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Stein Roger Offline
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Originally Posted by Jaybird79
Ok I need some help here. I have a 65 500 with what I think is the 6CA points? Im trying to set the static timing and tried following the truimph service manual but it seem like its all over the place and think it uses the 4ca?(Not sure how much different it is). Anyways I found this site and tried following it but noticed my cam lobe does not have the same line or mark. (650 only?)

http://www.hermit.cc/tmc/technote/igtiming/

The ones that are there appear to be PO made.
[img]https://photos.app.goo.gl/7boMhCGwCH4pKSDr5[/img]

So Far I tried setting the static [email protected] .015 after the line for both. I noticed If I keep turning over the engine the gap seems to increase at half way or the top of the Lobe. Is this normal or is the timing line in the wrong place?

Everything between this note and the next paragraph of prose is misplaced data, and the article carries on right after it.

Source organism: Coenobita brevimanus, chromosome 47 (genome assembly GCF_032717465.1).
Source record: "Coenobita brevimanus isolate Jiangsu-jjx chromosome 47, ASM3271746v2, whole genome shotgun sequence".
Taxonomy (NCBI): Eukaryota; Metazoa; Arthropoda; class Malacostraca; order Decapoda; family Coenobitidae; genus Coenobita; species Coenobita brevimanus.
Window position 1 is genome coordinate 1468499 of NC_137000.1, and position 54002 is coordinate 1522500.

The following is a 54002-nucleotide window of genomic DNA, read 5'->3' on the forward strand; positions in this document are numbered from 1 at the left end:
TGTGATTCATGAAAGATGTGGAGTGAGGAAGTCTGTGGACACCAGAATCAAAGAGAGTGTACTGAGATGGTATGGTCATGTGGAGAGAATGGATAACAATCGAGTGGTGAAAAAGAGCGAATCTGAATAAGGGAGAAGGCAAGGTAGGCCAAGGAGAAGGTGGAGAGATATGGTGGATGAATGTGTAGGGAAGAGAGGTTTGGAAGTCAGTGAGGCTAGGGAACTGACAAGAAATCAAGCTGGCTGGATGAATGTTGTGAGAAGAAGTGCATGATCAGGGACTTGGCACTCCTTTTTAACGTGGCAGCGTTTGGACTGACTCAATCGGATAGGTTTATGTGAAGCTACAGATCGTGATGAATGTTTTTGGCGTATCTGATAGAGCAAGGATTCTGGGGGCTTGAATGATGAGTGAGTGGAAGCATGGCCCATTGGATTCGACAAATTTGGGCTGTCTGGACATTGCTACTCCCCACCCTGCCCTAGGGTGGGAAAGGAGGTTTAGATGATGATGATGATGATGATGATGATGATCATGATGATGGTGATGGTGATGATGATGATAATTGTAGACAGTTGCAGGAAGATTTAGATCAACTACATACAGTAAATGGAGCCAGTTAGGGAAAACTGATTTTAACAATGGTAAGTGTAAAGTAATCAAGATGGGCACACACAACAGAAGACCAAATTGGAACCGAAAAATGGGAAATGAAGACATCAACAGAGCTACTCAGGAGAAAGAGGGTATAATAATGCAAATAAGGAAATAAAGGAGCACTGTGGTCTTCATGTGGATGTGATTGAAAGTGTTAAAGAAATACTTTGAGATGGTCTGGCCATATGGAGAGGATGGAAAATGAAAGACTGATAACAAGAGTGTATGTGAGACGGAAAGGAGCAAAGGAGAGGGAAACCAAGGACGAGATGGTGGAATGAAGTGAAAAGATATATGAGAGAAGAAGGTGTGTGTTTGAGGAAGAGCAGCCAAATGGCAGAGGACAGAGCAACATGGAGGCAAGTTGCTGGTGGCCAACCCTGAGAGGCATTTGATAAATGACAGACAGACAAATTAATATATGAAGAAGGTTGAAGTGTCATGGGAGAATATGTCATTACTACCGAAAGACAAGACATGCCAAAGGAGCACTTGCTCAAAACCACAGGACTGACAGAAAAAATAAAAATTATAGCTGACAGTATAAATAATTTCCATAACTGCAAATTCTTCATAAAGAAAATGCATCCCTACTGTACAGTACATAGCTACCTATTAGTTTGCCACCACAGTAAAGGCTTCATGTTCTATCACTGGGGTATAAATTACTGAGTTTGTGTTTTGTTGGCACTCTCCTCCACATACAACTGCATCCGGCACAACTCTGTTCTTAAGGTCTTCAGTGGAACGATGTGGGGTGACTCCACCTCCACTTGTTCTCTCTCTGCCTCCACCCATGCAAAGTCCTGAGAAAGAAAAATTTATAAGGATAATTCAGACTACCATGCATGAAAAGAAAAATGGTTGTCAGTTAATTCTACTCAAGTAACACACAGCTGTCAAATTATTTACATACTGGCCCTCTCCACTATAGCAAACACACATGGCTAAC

Thanks in advance.

You have the 6CA system, the 4CA have the condensers on the same plate, very crowded! Sounds like your AAU is bent and doesn't run true. The "procedure" is to hit it with a hammer until it runs true.
Use a soft head hammer if you can, or at least a small one, and go about it carefully.

Re: Need help with points [Re: Jaybird79] #777752
07/02/19 7:06 am
07/02/19 7:06 am
Joined: Sep 2001
Posts: 871
Great Southern Land
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You need to cover that yellow wire where the copper it exposed. I haven't done points for a while, but the gap you set should be the widest the points get. If it is getting bigger at another position as you rotate then you haven't set them right. Make yourself up a little test light with some alligator clips and check when the points are just opening or closing and set the timing statically first.

Re: Need help with points [Re: Jaybird79] #777753
07/02/19 7:46 am
07/02/19 7:46 am
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Pleasant Hill, California USA
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TR7RVMan Offline